3. Opened the policy in RAW-mode. Replaced the row #MonMode=== of the rule in question (the row may look slightly different at the end, depending on the actual setting in the policy) with #MonMode=%%MonitoringMode%%

4. Saved the changes.

And that's all there is to it. That change (which as you can see is actually done in a comment area) in fact silently changes the approriate code further down in the underlying policy script, when you save the policy).

When opening the policy in normal mode after this, the variable name is shown in the Operator column in the rule overview on the Rules tab. When selecting the specific rule, however, and looking at the "Number of processes" field on the Condition subtab, it will show a hard-coded "<=". You may ignore this fact. This is the only little nagging thing about this solution... As long as you don't touch this field, though, everything should work ok. I have tried to change many of the other fields in the policy, even the fields in this particular rule, and as long as I do not touch the operator field, everything is good.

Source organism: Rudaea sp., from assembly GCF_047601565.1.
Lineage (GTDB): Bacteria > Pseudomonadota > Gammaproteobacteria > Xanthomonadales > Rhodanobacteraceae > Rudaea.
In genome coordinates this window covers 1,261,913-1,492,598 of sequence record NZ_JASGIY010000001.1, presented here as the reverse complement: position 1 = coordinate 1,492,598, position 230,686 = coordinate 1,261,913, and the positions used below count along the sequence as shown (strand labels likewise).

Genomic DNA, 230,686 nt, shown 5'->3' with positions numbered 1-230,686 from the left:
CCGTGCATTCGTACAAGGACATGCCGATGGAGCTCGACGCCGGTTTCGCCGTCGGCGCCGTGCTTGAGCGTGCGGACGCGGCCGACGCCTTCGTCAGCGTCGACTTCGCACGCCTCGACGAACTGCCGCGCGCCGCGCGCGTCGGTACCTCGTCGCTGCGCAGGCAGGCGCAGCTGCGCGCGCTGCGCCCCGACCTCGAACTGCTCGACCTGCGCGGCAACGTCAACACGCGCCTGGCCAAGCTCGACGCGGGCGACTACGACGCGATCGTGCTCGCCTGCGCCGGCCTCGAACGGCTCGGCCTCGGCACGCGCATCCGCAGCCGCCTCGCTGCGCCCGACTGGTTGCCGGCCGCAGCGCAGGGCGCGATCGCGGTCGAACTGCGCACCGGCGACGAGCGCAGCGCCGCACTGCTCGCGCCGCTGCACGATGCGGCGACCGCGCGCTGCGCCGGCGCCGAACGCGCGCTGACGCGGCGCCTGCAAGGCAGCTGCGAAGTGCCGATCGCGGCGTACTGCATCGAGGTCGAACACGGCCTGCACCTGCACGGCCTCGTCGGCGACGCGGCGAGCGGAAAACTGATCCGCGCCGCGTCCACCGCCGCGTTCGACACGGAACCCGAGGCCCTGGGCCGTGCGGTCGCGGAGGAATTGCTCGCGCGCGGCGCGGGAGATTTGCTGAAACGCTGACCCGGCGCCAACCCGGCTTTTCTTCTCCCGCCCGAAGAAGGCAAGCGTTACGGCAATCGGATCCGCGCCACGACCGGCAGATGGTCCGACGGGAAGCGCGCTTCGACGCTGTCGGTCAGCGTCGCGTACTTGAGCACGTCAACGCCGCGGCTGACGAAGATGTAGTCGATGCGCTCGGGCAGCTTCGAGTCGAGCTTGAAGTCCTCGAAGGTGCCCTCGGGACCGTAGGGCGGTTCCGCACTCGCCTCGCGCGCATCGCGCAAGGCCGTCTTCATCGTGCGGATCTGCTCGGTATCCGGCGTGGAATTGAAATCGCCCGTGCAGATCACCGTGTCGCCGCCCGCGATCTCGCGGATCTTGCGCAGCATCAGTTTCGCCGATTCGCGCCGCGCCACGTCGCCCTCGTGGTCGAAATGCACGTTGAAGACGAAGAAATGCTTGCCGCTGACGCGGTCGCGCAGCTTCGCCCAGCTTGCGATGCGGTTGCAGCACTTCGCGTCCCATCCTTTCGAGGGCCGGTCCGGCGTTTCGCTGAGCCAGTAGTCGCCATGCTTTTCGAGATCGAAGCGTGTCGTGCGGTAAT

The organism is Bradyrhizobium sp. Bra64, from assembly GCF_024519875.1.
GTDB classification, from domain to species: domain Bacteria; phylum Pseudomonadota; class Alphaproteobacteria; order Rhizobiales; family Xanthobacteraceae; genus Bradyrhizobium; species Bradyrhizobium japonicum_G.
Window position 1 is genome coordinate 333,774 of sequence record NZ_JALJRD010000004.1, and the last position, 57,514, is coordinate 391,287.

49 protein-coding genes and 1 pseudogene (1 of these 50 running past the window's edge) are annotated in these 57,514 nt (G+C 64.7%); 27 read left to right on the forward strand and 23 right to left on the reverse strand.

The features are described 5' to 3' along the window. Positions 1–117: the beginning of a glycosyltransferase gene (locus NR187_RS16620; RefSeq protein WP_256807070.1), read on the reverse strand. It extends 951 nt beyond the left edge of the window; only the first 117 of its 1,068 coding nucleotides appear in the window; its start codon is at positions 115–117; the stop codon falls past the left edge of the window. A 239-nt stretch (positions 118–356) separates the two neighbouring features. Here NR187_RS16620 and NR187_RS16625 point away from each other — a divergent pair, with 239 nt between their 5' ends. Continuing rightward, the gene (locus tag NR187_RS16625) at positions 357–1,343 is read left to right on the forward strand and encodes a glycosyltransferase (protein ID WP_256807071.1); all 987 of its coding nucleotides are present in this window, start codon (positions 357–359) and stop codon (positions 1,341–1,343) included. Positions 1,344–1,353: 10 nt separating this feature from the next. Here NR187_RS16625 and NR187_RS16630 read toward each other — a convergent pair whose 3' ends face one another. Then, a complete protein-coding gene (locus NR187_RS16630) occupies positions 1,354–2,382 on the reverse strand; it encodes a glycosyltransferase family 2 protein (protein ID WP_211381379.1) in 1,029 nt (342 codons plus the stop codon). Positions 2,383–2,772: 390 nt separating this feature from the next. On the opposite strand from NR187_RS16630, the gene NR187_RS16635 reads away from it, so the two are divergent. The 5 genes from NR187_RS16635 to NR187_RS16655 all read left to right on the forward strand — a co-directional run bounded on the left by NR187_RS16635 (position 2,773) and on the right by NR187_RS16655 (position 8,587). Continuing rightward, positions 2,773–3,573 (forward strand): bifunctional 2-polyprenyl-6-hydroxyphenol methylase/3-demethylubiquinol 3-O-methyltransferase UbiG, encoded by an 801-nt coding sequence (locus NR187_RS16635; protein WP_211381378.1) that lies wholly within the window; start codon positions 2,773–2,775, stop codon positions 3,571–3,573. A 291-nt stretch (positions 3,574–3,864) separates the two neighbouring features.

Cheers,
Frank

0 Likes
The opinions expressed above are the personal opinions of the authors, not of Micro Focus. By using this site, you accept the Terms of Use and Rules of Participation. Certain versions of content ("Material") accessible here may contain branding from Hewlett-Packard Company (now HP Inc.) and Hewlett Packard Enterprise Company. As of September 1, 2017, the Material is now offered by Micro Focus, a separately owned and operated company. Any reference to the HP and Hewlett Packard Enterprise/HPE marks is historical in nature, and the HP and Hewlett Packard Enterprise/HPE marks are the property of their respective owners.